The overall attitude of the Panel towards Indigenous leadership in the first nine days of hearings have not given First Nations many reasons to be optimistic that the it might recommend against the pipeline. The testimony from chiefs about the impact of the pipeline has been cut short (transcript at para 9468 Panel Chair Sheila Legget)as the hearings have extended into the evening. The Panel has also repeatedly emphasized it will not consider the environmental impacts of the project outside of the pipeline itself (transcript at para 9468 Panel Chair Sheila Legget).The perception that this process is stacked against First Nations was strengthened last week as a federal government document released under the Freedom of Information Act listed Aboriginal groups as Canadian “adversaries.”Moreover, recent statements by the Prime Minister and Minister Joe Oliver have made it clear that regardless of the decision of the Joint Review Panel, the federal government is considering pushing the pipeline project through.
Concluding observations from a law student
My placement at West Coast Environmental Law is through the Aboriginal Lands, Resources and Governance Clinical Intensive program at Osgoode Hall Law School. I was glad to observe the hearing process held by the National Energy Board, and the testimony of First Nations in the process, even though I understand that First Nations have been taking the position that the process chosen by the government is problematic. It has been a very exciting first week of my internship.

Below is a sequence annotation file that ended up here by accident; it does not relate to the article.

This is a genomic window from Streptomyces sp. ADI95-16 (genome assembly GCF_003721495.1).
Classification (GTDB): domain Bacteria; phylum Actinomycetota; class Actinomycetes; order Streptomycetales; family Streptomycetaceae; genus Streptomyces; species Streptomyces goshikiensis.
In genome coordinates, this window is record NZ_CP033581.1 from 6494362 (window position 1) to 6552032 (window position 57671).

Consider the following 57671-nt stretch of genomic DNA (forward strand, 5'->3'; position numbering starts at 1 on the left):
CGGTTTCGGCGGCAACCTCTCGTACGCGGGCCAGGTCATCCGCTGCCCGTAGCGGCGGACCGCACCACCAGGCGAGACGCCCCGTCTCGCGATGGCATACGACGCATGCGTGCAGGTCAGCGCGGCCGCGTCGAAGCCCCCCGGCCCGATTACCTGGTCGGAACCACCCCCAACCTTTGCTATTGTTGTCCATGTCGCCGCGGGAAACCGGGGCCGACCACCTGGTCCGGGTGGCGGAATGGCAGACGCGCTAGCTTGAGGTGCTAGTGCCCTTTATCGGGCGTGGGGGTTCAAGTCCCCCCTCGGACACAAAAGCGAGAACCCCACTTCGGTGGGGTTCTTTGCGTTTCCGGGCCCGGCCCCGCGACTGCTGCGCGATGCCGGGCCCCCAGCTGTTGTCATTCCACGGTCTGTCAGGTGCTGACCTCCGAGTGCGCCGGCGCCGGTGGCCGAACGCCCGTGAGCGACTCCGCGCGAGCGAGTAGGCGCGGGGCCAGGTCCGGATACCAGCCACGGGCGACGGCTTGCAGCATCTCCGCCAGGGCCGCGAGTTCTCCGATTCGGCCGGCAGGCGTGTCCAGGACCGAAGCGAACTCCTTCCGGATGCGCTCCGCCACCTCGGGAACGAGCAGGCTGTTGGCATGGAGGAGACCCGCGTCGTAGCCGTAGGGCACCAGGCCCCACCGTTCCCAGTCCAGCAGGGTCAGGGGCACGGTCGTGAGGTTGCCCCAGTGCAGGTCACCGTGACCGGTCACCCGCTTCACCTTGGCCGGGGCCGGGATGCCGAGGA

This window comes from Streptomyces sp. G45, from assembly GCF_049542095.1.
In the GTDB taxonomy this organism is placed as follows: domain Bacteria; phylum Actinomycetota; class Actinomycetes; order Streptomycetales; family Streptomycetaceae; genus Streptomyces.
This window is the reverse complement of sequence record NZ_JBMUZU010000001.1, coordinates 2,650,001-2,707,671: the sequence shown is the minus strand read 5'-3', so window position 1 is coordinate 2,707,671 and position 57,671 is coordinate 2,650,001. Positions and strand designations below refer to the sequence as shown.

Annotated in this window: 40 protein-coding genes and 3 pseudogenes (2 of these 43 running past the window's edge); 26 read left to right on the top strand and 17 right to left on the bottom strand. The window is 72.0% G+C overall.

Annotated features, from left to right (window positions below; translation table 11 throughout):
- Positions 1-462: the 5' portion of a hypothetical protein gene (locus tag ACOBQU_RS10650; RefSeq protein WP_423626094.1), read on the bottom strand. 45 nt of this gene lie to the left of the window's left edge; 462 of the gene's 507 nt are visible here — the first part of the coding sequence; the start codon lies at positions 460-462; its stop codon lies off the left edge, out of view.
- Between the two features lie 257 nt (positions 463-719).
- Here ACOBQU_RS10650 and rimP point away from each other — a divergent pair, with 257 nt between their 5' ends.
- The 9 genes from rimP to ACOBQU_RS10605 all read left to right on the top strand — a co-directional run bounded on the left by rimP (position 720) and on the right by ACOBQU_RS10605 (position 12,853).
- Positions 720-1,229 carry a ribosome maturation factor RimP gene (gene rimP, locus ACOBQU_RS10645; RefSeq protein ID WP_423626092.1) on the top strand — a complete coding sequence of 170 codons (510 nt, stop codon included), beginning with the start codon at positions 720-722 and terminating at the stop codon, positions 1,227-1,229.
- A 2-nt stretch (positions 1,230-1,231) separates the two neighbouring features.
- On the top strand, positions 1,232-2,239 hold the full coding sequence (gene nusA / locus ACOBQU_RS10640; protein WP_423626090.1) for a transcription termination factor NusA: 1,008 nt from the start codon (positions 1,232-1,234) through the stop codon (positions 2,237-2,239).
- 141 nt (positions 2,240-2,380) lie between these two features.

Law schools across Canada are beginning to integrate Aboriginal legal issues into their curriculums. I hope that the Save the Fraser Declaration will be an opportunity for law students to see the third legal system in Canada, that of Indigenous peoples, which has largely been ignored in traditional education. As law students, we should advocate for a legal education that respects and recognizes the role of First Nations law and authority to make decisions over their own territories, as a critical underpinning of the legal landscape.
By Nicole Petersen, Legal Intern